Friday, August 24, 2007

Bún Bò Huê - A Fiery Bowl of Red

Oh, how I love soups.

That seems to be a simple statement, but the word "soup" probably conjures up a different image for me than it does for you.


I was brought up with the "Campbell Soup" model of soup in my life. My mother wasn't a good cook, and her idea of soup was to take a can, and some water or milk, and heat gently. If you were to ask me my favorite soup, it would almost definitely have to be beef barley: I preferred soups where the meat does most of the talking, as opposed to the ones where the vegetables have the last word.

Moving up to New England, I learned to love clam chowder (the New England variety). From there, I entered a Renaissance of "cream soups" (cream of mushroom, cream of celery, etc.) and worked to perfect my ability to create a bunch of cream soups.

Well, the fact that I'm lactose intolerant can hint at where my cream soup madness ended up. I still love clam chowder and cream of mushroom soups, and count them as my favorites to this day, as long as we are talking about soups that I'll have once or twice a year (and damn the torpedoes when it happens!).

Then I discovered Vietnamese soups.

I can wax on and on about Vietnamese soups, but I think it should suffice it to say that the Vietnamese are to soups what Picasso is to canvas.

I learned about Phó when I was working in Boston. It's basically a soup with a complicated broth over noodles served with fresh meat. It's simple, it's disarming, and--most important--it's delicious.

One day when I was sitting at a Vietnamese restaurant in Boston's "China Town," a co-worker suggested that I'd like a different soup, called "Bún Bò Huê." It wasn't on the menu, but was listed on a piece of paper on the wall written with most the vowels having various accents. I took the bait. I ordered the soup, and was treated to what I can easily say is my favorite soup of all time. It's spicy-red in color (and taste), with a pungent taste of fish, pork, and beef, served with spaghetti-like noodles and even some pig's feet.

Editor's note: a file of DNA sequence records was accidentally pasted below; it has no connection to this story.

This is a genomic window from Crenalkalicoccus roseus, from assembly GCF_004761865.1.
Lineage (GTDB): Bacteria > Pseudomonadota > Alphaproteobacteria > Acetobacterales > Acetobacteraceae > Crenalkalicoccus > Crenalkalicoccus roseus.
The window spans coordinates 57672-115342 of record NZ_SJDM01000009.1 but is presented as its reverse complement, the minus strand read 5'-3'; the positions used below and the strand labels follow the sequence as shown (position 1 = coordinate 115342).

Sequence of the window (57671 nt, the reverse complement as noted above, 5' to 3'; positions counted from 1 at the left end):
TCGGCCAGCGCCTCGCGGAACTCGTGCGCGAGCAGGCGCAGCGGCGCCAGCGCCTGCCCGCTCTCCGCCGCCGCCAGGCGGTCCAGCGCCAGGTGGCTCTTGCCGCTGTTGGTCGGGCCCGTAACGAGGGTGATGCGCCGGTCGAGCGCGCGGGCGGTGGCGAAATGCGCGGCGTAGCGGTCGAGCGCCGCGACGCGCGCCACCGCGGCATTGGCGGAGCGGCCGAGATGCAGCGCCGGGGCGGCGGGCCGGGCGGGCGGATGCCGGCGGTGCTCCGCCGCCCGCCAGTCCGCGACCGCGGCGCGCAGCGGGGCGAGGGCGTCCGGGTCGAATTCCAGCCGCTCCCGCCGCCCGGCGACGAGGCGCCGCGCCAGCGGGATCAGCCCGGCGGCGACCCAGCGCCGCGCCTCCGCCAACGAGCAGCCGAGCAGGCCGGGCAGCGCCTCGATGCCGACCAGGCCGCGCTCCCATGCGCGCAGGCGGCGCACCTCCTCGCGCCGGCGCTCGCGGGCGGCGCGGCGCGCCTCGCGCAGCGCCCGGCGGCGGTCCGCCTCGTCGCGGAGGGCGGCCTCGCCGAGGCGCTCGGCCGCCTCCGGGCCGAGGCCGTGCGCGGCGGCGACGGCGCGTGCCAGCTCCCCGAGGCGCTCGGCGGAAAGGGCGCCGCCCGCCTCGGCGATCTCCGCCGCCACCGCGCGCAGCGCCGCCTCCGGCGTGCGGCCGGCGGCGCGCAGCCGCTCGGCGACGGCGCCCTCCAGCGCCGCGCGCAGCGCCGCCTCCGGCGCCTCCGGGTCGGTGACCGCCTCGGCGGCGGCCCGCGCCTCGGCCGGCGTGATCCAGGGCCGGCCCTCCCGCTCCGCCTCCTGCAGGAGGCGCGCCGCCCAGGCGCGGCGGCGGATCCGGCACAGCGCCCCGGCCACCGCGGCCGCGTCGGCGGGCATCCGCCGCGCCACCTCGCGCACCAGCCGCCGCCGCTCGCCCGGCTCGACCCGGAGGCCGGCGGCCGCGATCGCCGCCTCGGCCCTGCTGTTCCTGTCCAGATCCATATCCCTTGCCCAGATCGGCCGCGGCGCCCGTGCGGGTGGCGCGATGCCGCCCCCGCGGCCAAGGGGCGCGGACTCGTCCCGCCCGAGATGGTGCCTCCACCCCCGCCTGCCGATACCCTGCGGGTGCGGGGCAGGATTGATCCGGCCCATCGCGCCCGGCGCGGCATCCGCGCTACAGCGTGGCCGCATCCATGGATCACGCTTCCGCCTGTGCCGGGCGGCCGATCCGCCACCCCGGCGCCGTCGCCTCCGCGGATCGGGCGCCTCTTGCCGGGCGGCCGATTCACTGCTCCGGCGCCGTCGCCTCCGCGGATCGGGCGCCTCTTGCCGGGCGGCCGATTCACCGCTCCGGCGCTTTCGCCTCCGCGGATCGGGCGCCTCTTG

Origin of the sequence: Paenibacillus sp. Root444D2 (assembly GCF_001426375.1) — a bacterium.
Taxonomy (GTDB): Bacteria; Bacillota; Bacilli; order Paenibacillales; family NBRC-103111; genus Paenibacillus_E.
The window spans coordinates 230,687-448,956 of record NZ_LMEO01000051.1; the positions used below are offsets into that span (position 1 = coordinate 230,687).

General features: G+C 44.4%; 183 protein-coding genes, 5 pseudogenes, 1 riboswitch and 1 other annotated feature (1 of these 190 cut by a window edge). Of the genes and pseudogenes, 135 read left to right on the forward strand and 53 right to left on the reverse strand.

I know that it's difficult to describe in words the ecstasy that I had in tasting this wondrous soup for the first (and then second, third, and umpteenth) time, so I won't bother. Instead, I'll simply call it my favorite soup. It was very spicy and delicious, and I could easily find it in Boston's China Town... until that restaurant closed its doors.

That was back in the early 1990s. I visited many other Asian restaurants, but never found Bún Bò Huê on the menus anywhere.

Phó, on the other hand, was easy to find. Lowell, Massachusetts is a place where you can find many Southeast Asian restaurants, and Phó is pretty popular at most of those places.

Earlier this year, I went to a Vietnamese restaurant that I have frequented a few times, and found it was under new management and under a new name, called "Pho Da Lat." The name implied that they had Phó, and I like that soup, so I decided to give the new place a try.

On the menu, item #73 reads "Bun Bo Hue," (interestingly, without the accents!) with the sub-title that it was the traditional Vietnamese noodle soup. Do you think I hesitated for a moment? No! I ordered the soup, and was rewarded with that wonderful taste that I remembered from fifteen years ago.

I've been there quite a few times since (and now make it a regular weekly visit), and the Bún Bò Huê has been great every time.

On Google, you can find recipes for this soup. My wife isn't a fan of spicy soups, so I've never tried making it at home. I may do so, though, and if I do, I promise to share the recipe here.

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